“I'm used to facing challenges in my life, right from my school days. I’m used to people saying, 'Hey, you won't be able to do this. Stay out of that,' and so on. So I have always been insistent that yes, I will be able to do this and I will achieve my goals, and that's the case with German too, where… I took that as a challenge because I knew my potential, and here I am today,” Urvi says.
Urvi completed her M.A. in German Studies at the University of Mumbai and received the DAAD Ph.D Scholarship for research at the University of Göttingen. She credits her mentor, guide, and professor Dr Vibha Surana for providing her the support, guidance, and encouragement to complete her thesis paper. Urvi also adds that her German teacher at Max Meuller Bhavan helped fuel her motivation to pursue her love for the German language, one that started at the age of 16.
“I fell in love with the German language, although English is my first love. I was pretty determined to learn the German language and I had an excellent teacher at Max Mueller Bhavan and... she was the one who actively motivated me and gave me that interest and passion for the language, and that's what got me going early on,” Urvi adds.
Currently a Ph.D. Research Scholar at the Department of German Studies, University of Mumbai, Urvi has never let her lack of vision be an impediment in her life. She strongly believes that the power of senses, other than the visual sense, is underestimated, and as a result, so is the ability of a blind person to observe the world, particularly while travelling.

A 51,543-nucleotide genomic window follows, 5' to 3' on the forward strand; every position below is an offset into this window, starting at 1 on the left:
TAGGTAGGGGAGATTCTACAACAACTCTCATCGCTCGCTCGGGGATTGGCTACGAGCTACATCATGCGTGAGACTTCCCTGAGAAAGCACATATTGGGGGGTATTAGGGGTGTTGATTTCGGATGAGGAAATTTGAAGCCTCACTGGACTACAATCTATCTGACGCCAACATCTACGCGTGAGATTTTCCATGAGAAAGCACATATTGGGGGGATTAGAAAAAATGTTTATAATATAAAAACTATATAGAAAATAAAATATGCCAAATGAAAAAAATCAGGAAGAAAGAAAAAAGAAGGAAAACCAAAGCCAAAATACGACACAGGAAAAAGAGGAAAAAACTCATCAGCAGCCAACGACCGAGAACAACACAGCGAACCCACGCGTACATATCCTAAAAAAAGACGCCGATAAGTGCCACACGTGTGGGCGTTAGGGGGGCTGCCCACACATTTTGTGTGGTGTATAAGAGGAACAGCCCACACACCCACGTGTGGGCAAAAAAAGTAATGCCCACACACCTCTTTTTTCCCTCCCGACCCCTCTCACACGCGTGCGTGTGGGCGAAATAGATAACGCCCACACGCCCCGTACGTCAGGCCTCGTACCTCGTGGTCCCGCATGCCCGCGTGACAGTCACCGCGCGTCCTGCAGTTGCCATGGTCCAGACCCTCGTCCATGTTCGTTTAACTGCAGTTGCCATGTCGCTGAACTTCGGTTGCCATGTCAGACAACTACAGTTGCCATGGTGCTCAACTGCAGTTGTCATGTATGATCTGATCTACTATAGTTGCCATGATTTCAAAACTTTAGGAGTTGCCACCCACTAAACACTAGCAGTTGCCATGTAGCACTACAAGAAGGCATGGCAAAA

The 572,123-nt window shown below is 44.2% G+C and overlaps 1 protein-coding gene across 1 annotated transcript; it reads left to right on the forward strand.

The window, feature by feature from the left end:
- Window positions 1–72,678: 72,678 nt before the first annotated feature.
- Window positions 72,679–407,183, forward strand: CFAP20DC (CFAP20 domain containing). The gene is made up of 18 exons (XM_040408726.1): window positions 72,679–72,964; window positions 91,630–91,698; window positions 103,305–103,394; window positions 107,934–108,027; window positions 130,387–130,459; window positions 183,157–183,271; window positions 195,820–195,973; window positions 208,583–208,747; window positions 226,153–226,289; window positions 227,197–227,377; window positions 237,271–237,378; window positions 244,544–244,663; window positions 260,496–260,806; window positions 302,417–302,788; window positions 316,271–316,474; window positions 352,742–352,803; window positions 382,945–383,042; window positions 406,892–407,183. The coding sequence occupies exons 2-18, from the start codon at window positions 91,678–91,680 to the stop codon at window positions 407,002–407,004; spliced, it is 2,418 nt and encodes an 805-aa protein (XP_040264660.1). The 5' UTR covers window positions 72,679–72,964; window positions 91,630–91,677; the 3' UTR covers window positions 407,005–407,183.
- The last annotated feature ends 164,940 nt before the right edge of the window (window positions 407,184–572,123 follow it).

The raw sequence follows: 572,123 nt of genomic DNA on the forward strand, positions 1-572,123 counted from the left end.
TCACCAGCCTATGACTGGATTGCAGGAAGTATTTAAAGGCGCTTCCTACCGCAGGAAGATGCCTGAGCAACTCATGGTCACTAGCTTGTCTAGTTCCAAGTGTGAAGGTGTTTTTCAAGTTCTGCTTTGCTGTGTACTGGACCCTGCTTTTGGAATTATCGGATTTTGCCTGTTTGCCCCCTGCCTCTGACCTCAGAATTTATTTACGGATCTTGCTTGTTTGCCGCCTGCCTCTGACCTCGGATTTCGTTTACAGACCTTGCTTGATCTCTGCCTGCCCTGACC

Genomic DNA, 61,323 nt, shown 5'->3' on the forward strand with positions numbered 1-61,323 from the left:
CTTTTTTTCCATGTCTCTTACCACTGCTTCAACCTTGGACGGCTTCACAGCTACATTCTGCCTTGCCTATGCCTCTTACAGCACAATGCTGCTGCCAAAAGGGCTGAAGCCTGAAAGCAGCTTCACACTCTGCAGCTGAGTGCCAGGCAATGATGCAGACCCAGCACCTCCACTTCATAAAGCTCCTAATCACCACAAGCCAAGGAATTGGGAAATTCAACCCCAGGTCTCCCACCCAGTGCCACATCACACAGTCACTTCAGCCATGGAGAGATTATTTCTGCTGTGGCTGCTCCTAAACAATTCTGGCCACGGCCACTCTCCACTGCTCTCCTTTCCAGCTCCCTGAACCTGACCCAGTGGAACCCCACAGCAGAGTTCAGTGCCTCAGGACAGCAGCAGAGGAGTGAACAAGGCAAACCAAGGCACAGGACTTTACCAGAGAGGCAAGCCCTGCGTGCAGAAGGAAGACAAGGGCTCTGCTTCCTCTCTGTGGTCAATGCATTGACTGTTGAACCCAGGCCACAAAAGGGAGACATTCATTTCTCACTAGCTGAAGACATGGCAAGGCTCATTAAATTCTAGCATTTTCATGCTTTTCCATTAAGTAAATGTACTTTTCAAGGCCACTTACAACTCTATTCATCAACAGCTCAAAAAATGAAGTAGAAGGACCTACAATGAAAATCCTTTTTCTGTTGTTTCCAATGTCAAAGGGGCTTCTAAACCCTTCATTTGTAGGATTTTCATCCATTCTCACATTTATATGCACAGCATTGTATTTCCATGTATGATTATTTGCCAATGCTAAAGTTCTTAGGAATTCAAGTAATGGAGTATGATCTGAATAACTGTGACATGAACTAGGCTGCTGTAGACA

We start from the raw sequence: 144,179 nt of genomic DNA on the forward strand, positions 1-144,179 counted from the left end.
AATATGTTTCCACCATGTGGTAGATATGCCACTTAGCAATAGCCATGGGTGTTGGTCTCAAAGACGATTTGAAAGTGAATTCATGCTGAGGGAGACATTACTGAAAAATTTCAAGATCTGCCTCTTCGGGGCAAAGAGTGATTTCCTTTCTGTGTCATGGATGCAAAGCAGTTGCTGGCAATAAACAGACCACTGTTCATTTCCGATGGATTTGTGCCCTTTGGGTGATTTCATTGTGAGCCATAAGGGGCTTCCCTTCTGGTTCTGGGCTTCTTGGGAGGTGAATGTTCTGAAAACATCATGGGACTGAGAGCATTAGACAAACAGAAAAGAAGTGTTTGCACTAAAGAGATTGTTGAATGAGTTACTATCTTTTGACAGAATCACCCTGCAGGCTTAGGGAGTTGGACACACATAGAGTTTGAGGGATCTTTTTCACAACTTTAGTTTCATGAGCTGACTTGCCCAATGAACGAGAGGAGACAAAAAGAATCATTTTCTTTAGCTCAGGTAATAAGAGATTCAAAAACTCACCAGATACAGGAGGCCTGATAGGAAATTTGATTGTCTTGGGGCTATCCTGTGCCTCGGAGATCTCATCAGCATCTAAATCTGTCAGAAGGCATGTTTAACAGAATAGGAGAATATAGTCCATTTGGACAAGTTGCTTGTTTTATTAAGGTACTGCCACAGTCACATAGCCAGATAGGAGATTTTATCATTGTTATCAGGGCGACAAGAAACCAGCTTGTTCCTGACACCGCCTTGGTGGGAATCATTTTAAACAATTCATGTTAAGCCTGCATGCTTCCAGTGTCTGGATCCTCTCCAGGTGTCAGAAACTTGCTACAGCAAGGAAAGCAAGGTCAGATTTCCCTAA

Seeing beauty in everything
Urvi’s face lights up when she tells me that she is fascinated with people and enjoys observing them and listening to their conversations, be it in trains or simply around her in public places.
“I observe people and it’s simply fascinating, where there are so many stories that unfurl around you. I cannot perceive them literally, but you can perceive them with your other senses which are active. You have the rest of the senses which could be utilised,” she says.
Looking ahead, Urvi dreams of pursuing her passion for languages even further by travelling to Japan, the US, Africa, and Denmark.
In particular, Urvi’s overriding dream is to establish and further her aesthetic concept of Adrishya Rasa, by conducting workshops and seminars so that this concept reaches the masses, and is no longer restricted to just the academia.
And yet, aside from her work, Urvi displayed a sense of clarity and optimism that is at once commendable and enviable in someone who has known adversity but still sees beauty in all the little things and everyday moments of her life.
“I think what one really needs to understand is that you need to live life live every moment, right from your first cup of coffee in the morning… you need to just smell it and hear the birds chirping. You need to appreciate those tiny things and live every moment, only then life is worth it.”